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2020-05-20 18:11:19
R. Therry
The Speeches of the Right Honourable George Canning. with a Memoir of his Life.
London: James Ridgway, 1828. About this Item: Therry was an Irish-Australian jurist and member of the New South Wales Legislative Council. He became acquainted with Canning when employed to edit his speeches and prepare them for publication. The speeches present in these volumes were published after Canning's death along with the life of Canning written by Therry. Canning was one of the most singular and remarkable of the leading statesmen of the first half of the nineteenth century, who was the only serving prime minister to sit in the Commons in this period, possessed undoubted and enviable talents, not least of which was the rich and varied oratorical eloquence which gave him an absolute ascendancy in the House. Damned at various times as a 'jester' (by William Cobbett), an 'actor' (by Henry Brougham) and a 'charlatan' (by the duke of Wellington), even as sympathetic an observer as John Wilson Croker could joke that Canning 'never took tea without a stratagem', or could remark, in a perception that captured a not always articulated sense of unease about him, that his 'mind's eye squinted'. In short, to the governing élite, who considered him too clever by half, Canning always seemed to stand slightly out of true; for Wellington, he was 'a man of imagination, always in a delusion [who] never saw things as they were'. So it was a considerable testimony to his mental courage, which never failed him, and his physical resilience, which in the end did, that he overcame formidable obstacles to become, in the 1820s, an outstanding foreign secretary, which is how posterity rightl … [Click Below for Full Description]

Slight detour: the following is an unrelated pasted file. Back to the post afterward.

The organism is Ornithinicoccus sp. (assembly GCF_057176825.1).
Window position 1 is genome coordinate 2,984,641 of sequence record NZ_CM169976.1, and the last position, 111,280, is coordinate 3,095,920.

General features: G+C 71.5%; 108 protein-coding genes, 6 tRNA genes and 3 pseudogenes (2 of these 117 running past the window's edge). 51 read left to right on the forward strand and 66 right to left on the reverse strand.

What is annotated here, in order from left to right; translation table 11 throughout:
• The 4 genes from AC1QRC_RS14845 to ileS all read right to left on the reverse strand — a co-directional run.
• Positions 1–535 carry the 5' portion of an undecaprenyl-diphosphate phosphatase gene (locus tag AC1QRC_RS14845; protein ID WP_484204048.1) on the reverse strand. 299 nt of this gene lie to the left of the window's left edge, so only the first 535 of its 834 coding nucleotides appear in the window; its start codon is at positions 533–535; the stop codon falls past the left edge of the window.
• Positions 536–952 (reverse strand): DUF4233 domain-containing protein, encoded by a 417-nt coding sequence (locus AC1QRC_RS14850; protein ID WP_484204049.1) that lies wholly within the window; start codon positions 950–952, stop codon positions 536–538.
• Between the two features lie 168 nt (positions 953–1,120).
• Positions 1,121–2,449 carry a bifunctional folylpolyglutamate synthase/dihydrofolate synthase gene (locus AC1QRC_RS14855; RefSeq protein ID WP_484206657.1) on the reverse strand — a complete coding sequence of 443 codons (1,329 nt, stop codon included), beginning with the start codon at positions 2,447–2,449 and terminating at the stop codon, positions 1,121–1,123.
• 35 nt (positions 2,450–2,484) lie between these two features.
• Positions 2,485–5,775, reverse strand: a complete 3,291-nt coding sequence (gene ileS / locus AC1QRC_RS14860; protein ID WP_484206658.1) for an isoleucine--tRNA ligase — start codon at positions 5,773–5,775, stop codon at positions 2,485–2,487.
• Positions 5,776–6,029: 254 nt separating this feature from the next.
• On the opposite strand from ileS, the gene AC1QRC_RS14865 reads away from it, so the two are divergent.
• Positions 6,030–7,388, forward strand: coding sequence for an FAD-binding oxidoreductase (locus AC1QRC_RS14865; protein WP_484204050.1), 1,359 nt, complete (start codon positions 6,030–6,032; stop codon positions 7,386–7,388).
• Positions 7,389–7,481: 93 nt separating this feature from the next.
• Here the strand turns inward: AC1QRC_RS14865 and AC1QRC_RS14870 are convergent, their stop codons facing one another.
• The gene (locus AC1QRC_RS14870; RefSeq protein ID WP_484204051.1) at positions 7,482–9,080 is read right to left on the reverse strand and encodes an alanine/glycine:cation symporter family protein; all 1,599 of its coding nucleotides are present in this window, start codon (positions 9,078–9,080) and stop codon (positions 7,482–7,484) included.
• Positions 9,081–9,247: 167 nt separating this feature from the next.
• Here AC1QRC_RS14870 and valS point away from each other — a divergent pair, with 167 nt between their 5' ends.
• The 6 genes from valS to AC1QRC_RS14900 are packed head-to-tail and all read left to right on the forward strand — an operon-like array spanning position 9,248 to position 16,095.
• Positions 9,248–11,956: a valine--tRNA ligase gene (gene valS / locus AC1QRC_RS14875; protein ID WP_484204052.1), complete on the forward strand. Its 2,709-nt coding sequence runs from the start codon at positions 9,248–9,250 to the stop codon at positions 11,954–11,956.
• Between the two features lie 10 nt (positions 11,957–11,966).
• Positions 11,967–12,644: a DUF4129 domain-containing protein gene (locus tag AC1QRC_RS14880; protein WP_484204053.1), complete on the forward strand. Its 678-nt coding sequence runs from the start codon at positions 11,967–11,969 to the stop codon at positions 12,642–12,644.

Bookseller: De Coux and Associates Books [United States]
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